THE short list for one of the most prestigious poetry prizes in the UK has been announced.

Five poets are in the running for the Edwin Morgan Poetry Award.

The prize is for Scottish or Scotland-based poets or poets aged 30 or under.

With its award of £20,000, the Edwin Morgan Poetry Award is one of the largest poetry prizes in the UK.

The shortlisted poets for the 2018 Award are Tom Docherty, Nadine Aisha Jassat, Daisy Lafarge, Peter Ratter and Roseanne Watt

The judges of the Award are novelist Janice Galloway and poet John Glenday.

Ms Galloway said: "Reading entries was by turns a chance to gorge on the freshest of modern poetry, then face the trial-by-fire that permitted only two poets to emerge as winner and runner-up.

"Choosing between those two, both outstanding in their expression, wit and sheer daring with craft, was hair-raising.

"We hope very much you are surprised and delighted by our decisions."

The Edwin Morgan Poetry Award was established in 2014.

The winner of the 2018 Edwin Morgan Poetry Award will be announced during an event at the Edinburgh International Book Festival on 22 August at 7pm.

THE National Library of Scotland has announced Dr Michael Dempster as its new Scots Scriever.

He will soon begin a two-year residency at the National Library.

Dr Dempster has written librettos and graphic novels in Scots, and explored the use of Scots with sufferers of dementia within the NHS.

He has written comedy sketches performed across the Edinburgh Fringe and TV pilots for the BBC and Comedy Unit and delivered the first TED talk in Scots.

Upcoming works include a Scots-Emoji dictionary and Mind yer Language – a comprehensive guide to Scots.

In a statement he said: "A'm that delichtit tae get appyntit Scots Scriever. Whit an honour!

“Oor Scots language, an wir Scots speakin communitie, is that important tae baith wirsels an tae the warld thit fir me tae hae this opportunitie tae expand ma wirk wi the support o the National Library of Scotland, Creative Scotland an the Scottish Buik Trust is a dream come true."

Dr John Scally, head of the National Library, said: "Michael Dempster clearly has a passion for the Scots language.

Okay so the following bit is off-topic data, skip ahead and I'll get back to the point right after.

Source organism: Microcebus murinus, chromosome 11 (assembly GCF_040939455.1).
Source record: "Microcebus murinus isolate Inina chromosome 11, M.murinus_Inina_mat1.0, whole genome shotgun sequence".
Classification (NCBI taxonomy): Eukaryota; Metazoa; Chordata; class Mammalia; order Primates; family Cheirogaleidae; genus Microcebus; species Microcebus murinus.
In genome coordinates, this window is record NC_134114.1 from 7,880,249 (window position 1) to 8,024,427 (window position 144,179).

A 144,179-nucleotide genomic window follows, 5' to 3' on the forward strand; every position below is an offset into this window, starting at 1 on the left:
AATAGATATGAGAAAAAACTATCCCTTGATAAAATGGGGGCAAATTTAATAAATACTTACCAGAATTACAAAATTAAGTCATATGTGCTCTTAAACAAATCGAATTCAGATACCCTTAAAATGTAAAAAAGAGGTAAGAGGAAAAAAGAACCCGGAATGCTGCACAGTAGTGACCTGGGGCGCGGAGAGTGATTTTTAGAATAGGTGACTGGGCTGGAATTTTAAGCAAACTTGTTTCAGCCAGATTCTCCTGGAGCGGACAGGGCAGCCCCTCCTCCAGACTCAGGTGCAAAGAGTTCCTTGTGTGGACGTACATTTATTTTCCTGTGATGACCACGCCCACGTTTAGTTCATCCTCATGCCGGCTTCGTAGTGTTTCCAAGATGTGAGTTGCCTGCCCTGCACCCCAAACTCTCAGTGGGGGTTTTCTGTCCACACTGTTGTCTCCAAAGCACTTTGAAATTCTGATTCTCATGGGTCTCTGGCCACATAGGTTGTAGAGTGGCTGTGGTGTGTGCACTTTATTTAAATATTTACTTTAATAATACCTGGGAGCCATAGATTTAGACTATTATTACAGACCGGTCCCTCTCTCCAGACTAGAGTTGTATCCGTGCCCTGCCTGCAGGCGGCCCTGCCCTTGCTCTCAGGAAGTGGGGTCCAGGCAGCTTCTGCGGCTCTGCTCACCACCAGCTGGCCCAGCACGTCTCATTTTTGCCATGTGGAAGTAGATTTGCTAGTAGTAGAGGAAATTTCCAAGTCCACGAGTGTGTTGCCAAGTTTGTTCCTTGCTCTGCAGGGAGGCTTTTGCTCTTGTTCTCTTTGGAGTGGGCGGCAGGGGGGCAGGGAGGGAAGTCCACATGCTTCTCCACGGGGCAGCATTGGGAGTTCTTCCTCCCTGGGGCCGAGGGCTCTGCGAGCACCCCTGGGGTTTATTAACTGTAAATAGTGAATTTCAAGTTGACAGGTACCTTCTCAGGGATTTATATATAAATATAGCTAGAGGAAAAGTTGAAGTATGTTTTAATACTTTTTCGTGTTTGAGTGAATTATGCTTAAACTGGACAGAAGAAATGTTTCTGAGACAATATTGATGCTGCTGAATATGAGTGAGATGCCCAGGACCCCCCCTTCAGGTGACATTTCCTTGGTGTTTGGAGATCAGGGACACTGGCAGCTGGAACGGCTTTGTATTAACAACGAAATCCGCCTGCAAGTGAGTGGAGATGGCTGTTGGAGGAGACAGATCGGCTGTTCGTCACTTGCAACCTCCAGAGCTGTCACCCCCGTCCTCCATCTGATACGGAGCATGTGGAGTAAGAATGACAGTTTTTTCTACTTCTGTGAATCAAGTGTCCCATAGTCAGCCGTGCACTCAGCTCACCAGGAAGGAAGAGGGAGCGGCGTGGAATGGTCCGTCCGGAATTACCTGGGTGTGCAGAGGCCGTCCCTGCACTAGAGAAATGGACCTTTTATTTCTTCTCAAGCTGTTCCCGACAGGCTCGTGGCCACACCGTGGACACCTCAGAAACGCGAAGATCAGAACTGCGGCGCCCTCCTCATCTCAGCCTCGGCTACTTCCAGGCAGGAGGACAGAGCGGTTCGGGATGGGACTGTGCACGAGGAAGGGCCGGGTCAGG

"He has a strong artistic track record across a range of mediums, an academic background in linguistics, and he already promotes the language in everything he does. I can’t wait to see what he comes up with in this residency."

Dr Dempster’s appointment will run from July 2018–2020.

A joint initiative between the National Library and Creative Scotland, the Scriever role is designed to produce original creative work in Scots, its variants and dialects.

Hamish MacDonald was appointed as the inaugural Scots Scriever in August 2015 and completed his residency at the National Library of Scotland in September 2017.

THE culture committee of the Scottish Parliament is to launch its report into the screen industries today.

The report from the Culture, Tourism Europe and External Relations Committee states that money from Scottish Enterprise should be transferred to a new standalone film agency for Scotland.

The report also asks the incoming Executive Director of the new Screen Unit, which is not a standalone body but part of Creative Scotland, to prioritise the delivery of a film studio, put an industry engagement strategy in place and launch an online screen portal.

The report also says the BBC and other public service broadcasters must commission more content from Scotland.

It recommends that ITV should have a quota of production spend in the nations, as currently applies to the BBC and Channel Four.